As an addendum to my piece on Tommy Bowden from yesterday, I’m adding another comparison. Last time, I used Bob Stoops, who has been at Oklahoma the same amount of time Bowden has been at Clemson. The idea was to give a baseline of a top coach to contrast Bowden’s record against.
It occurred to me today that there might be another coach who had been at his school the same amount of time, and sure enough, there was: Tommy Tuberville. Like Bowden, he signed up with his band of Tigers in 1999.
They have a fairly similar record, with Tuberville averaging just one more win a year than Bowden does at Clemson. They both have an undefeated, conference-winning season (though Bowden’s was at Tulane), but after that, they combine to have just one season of fewer than three losses (2006 Auburn).
Bowden has been on the hot seat for about half a decade, and Auburn nearly replaced Tuberville with Bobby Petrino late in 2003.
The difference is that Tuberville’s undefeated, conference-winning season was in the SEC in 2004. Ever since that year, he has garnered a reputation of being an excellent big game coach. Let’s take a look at his record to see how he has done.
As with last time, games against I-AA teams have been thrown out. The two neutral site games are SEC championship games. Tuberville’s home record is slightly better than Bowden’s is, and his road record is noticeably better.
Here is his record broken down by tier. As a refresher, a top tier team finished the season with a winning percentage of .750 or better, while a second tier team finished the year between .500 and .749, inclusive.
|Tier||Wins||Losses||Pct.||Avg. Scored||Avg. Allowed|
What immediately jumps out is that Tuberville is much better against the first tier teams than Bowden is, and he has yet to lose to a third or fourth tier team. Their records against the second tier are almost exactly the same.
The question, though, is whether something changed fundamentally in 2004. That’s the popular theory anyway—that he transformed into one of the best big game coaches.
With that in mind, here is his record from 1999 to 2003. The bottom two tiers have not been analyzed individually since Tuberville has not lost to a team that finished the year below .500.
Tuberville just simply was not that good against decent or better teams. He was about the same against the first tier as Bowden has been, but he only won three of every eight games against the second tier teams. After six solid seasons of this kind of performance, it comes as no shock that the Auburn administration was looking to replace him.
Now, his record from 2004 to the present day.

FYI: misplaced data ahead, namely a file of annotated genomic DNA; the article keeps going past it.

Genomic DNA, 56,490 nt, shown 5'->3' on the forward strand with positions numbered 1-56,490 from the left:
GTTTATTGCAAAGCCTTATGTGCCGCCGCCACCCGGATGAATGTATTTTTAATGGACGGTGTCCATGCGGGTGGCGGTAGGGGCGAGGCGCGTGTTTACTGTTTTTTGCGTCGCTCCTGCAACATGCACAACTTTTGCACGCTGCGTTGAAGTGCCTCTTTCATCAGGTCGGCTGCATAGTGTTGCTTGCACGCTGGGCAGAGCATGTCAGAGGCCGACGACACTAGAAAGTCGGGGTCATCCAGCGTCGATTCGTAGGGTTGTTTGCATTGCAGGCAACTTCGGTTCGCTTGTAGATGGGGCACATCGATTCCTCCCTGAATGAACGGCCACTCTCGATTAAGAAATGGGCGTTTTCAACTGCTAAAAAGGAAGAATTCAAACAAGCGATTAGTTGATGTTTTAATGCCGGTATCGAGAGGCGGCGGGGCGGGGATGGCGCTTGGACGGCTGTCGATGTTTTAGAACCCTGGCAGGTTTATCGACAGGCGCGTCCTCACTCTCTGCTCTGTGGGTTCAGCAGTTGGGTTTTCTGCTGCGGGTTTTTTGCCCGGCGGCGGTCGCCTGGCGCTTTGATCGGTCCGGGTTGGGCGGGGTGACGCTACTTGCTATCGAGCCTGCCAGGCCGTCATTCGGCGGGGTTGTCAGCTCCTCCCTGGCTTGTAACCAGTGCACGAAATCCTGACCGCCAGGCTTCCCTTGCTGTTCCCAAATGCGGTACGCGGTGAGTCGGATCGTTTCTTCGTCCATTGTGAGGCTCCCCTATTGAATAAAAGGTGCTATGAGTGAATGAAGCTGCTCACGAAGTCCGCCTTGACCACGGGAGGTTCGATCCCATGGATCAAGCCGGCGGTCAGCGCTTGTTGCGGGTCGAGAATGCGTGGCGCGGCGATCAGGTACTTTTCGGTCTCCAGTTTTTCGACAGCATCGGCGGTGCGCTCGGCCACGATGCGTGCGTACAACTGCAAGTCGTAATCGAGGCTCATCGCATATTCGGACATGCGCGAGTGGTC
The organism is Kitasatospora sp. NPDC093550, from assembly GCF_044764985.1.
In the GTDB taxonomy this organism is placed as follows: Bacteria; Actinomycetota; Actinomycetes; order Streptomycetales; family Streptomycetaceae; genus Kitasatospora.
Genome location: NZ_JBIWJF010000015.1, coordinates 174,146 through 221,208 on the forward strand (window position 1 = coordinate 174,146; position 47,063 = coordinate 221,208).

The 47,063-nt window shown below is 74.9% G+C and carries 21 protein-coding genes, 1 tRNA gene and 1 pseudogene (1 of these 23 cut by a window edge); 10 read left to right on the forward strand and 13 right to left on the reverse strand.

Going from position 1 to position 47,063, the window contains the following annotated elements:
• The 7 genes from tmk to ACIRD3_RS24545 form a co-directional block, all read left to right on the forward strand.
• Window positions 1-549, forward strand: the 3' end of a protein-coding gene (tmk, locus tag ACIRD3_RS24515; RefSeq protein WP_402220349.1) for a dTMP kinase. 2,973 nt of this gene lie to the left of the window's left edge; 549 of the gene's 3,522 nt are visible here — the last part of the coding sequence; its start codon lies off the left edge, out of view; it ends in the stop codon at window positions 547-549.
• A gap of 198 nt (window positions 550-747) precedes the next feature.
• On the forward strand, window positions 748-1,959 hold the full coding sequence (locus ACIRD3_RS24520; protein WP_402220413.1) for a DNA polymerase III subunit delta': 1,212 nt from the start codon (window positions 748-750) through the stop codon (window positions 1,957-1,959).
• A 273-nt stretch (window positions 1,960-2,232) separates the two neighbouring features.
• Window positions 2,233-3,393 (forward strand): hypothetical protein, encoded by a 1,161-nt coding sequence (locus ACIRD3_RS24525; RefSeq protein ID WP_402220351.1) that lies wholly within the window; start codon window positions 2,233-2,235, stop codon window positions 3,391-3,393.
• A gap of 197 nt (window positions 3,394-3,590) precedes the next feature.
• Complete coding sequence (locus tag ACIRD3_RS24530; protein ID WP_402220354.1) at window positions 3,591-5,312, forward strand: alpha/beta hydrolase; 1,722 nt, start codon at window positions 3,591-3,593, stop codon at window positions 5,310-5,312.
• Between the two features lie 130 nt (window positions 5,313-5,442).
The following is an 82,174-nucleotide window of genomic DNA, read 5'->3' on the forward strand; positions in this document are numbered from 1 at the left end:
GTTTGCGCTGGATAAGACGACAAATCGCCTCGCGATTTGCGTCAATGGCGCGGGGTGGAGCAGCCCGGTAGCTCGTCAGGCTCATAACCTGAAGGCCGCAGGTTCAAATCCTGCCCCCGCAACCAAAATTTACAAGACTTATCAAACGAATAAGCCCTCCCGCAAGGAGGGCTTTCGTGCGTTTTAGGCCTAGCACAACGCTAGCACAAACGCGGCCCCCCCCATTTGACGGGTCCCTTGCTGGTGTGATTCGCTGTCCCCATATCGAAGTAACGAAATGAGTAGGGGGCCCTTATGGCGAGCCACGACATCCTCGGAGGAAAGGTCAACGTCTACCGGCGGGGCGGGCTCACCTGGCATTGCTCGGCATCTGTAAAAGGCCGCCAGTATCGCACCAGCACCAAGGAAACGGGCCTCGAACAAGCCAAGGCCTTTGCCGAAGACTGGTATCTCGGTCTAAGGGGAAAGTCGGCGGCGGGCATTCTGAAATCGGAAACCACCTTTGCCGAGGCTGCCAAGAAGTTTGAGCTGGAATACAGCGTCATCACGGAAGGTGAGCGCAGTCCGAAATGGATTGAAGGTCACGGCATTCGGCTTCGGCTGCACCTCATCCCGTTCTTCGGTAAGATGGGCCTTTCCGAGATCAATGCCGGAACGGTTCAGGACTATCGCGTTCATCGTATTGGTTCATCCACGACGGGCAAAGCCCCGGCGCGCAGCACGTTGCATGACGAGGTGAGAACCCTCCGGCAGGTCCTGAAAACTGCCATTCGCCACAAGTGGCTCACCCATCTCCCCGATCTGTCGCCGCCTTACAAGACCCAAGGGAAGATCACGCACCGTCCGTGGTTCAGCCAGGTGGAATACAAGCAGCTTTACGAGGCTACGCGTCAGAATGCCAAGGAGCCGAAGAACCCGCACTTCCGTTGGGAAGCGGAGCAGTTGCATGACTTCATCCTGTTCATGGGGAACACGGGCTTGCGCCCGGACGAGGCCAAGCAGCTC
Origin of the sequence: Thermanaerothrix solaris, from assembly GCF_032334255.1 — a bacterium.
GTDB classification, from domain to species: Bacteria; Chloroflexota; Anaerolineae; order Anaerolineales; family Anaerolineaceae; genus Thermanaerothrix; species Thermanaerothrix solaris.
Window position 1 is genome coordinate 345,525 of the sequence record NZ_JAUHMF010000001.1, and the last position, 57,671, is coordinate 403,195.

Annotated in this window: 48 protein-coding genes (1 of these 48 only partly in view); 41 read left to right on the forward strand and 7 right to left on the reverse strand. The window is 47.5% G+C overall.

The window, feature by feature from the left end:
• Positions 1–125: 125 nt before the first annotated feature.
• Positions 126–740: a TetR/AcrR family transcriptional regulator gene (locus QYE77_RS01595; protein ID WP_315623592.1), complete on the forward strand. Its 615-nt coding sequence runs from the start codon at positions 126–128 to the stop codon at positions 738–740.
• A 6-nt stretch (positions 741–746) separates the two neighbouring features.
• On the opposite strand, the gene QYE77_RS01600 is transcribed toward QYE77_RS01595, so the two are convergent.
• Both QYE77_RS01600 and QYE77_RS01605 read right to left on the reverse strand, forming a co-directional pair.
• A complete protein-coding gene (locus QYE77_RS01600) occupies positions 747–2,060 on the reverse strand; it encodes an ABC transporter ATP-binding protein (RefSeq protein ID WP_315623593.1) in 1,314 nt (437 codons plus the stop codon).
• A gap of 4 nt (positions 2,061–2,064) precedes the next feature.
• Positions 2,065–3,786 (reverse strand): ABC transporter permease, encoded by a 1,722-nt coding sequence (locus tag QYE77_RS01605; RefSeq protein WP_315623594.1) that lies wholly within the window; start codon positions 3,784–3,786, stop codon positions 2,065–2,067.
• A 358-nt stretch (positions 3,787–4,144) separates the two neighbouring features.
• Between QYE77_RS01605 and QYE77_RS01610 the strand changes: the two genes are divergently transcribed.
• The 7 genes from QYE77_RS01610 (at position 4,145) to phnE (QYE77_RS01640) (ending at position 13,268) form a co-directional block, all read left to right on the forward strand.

It certainly appears that Tuberville’s new reputation is well-founded. His .692 winning percentage against the first tier is even better than Bob Stoops’ .630 mark.
His performance against the second tier isn’t quite as good as Stoops’ is, but it evens out thanks to the fact that Tuberville hasn’t lost to any third tier teams, while Stoops has lost to three of them. Tuberville’s overall winning percentage is basically the same as Stoops’ overall winning percentage (.814).
However, what separates Tuberville, who’s been to just one conference title game in the four seasons since 2004, from Stoops, who has been to six in his nine years, is performance against the top of their divisions.
OU and Texas have been the top two teams in the Big 12 South almost every one of the last nine years, and Stoops is 6-3 against the Longhorns. In the last three seasons, Tuberville lost to the eventual SEC West champ each of those years.
Basically, while Tuberville has been better at winning big games, he just has had some trouble winning the right big games.
What this evidence appears to suggest is that it is possible for a coach to transform from being lousy against good teams to being great against good teams. For Tuberville, it took six years on the job as a head coach to make the change. It has now been eleven years as a head coach and nine in a major conference for Tommy Bowden.
If you like symmetry, it was the final year of having Cadillac Williams and Ronnie Brown that Tuberville made his change. We’re now coming up on the last year of James Davis-C.J. Spiller combo at Clemson. Will Bowden make the same transformation that Tuberville did? It’s just another subplot to watch for in the 2008 college football season.
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